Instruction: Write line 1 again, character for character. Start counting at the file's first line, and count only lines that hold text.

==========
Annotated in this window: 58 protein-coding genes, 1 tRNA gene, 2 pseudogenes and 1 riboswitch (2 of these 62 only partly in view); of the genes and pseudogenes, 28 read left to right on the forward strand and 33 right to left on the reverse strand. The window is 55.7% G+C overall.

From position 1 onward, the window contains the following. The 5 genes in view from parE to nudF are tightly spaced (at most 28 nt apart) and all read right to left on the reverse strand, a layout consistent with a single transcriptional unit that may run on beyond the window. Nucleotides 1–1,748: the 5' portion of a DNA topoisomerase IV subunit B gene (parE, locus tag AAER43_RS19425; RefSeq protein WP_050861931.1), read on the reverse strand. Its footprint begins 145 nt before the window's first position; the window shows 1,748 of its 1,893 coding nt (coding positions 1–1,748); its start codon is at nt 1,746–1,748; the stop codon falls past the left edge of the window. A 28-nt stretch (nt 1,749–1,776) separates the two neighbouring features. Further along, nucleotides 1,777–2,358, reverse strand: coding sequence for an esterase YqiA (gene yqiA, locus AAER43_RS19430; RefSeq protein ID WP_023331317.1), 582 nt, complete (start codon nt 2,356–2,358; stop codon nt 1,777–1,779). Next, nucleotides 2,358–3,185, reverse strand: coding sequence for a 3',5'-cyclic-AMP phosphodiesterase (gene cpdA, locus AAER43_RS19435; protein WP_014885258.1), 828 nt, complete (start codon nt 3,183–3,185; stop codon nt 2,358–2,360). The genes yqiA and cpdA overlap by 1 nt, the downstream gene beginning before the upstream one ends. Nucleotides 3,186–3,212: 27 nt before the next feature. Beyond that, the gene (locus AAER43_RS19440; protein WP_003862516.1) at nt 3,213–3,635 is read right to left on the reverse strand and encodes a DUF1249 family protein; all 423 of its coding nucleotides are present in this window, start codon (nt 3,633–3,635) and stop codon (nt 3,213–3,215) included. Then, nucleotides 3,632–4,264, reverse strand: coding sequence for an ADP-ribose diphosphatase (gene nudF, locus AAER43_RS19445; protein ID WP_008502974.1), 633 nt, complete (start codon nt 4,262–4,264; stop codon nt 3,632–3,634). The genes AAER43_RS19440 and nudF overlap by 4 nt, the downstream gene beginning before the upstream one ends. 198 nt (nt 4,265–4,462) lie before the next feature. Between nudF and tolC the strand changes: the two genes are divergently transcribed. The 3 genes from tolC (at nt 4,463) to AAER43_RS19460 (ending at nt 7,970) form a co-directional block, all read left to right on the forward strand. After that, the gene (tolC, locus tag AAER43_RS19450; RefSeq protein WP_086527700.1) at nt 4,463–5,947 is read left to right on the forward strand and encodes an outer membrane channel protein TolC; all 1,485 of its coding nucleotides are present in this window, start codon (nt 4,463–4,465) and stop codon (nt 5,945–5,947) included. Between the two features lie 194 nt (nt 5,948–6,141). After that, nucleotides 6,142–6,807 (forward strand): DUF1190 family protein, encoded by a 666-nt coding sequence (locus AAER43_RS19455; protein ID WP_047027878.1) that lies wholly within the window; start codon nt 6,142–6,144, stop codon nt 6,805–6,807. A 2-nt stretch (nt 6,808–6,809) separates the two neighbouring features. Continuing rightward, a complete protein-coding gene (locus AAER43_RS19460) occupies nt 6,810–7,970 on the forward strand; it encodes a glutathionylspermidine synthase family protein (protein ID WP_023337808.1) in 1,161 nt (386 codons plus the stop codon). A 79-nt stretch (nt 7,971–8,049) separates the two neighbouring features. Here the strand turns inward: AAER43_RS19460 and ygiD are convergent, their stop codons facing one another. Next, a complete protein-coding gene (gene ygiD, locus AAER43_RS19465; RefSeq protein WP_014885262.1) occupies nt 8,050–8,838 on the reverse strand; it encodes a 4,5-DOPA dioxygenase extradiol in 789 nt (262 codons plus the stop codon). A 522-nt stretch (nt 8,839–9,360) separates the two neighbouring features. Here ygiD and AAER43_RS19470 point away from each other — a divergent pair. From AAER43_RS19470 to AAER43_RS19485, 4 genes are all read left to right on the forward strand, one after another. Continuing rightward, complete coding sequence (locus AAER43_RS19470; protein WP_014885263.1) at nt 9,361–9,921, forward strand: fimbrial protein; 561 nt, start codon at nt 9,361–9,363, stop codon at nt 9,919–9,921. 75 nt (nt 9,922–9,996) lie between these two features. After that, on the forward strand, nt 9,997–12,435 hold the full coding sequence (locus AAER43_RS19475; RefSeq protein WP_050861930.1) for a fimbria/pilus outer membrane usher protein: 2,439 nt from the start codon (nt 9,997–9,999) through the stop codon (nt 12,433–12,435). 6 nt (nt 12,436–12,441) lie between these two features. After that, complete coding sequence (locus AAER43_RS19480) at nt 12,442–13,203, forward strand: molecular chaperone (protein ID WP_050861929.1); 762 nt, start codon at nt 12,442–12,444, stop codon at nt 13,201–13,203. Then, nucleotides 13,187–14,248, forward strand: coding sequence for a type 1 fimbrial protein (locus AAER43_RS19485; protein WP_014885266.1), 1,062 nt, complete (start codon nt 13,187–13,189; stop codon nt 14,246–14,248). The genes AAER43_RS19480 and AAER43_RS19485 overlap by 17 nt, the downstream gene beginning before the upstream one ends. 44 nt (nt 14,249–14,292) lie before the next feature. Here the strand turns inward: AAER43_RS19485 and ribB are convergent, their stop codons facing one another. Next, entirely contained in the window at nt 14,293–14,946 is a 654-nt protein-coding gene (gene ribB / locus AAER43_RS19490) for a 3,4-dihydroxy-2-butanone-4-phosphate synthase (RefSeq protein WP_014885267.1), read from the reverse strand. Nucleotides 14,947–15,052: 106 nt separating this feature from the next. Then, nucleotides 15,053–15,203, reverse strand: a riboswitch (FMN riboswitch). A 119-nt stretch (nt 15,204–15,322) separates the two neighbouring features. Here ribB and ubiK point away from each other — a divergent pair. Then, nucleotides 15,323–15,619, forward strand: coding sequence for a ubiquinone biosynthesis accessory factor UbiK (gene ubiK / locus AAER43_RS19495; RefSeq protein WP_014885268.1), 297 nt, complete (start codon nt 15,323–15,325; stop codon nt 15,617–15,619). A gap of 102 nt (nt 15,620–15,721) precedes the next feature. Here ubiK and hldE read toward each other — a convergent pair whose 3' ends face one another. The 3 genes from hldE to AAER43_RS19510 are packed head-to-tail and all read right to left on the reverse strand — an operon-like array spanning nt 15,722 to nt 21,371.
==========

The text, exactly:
Annotated in this window: 58 protein-coding genes, 1 tRNA gene, 2 pseudogenes and 1 riboswitch (2 of these 62 only partly in view); of the genes and pseudogenes, 28 read left to right on the forward strand and 33 right to left on the reverse strand. The window is 55.7% G+C overall.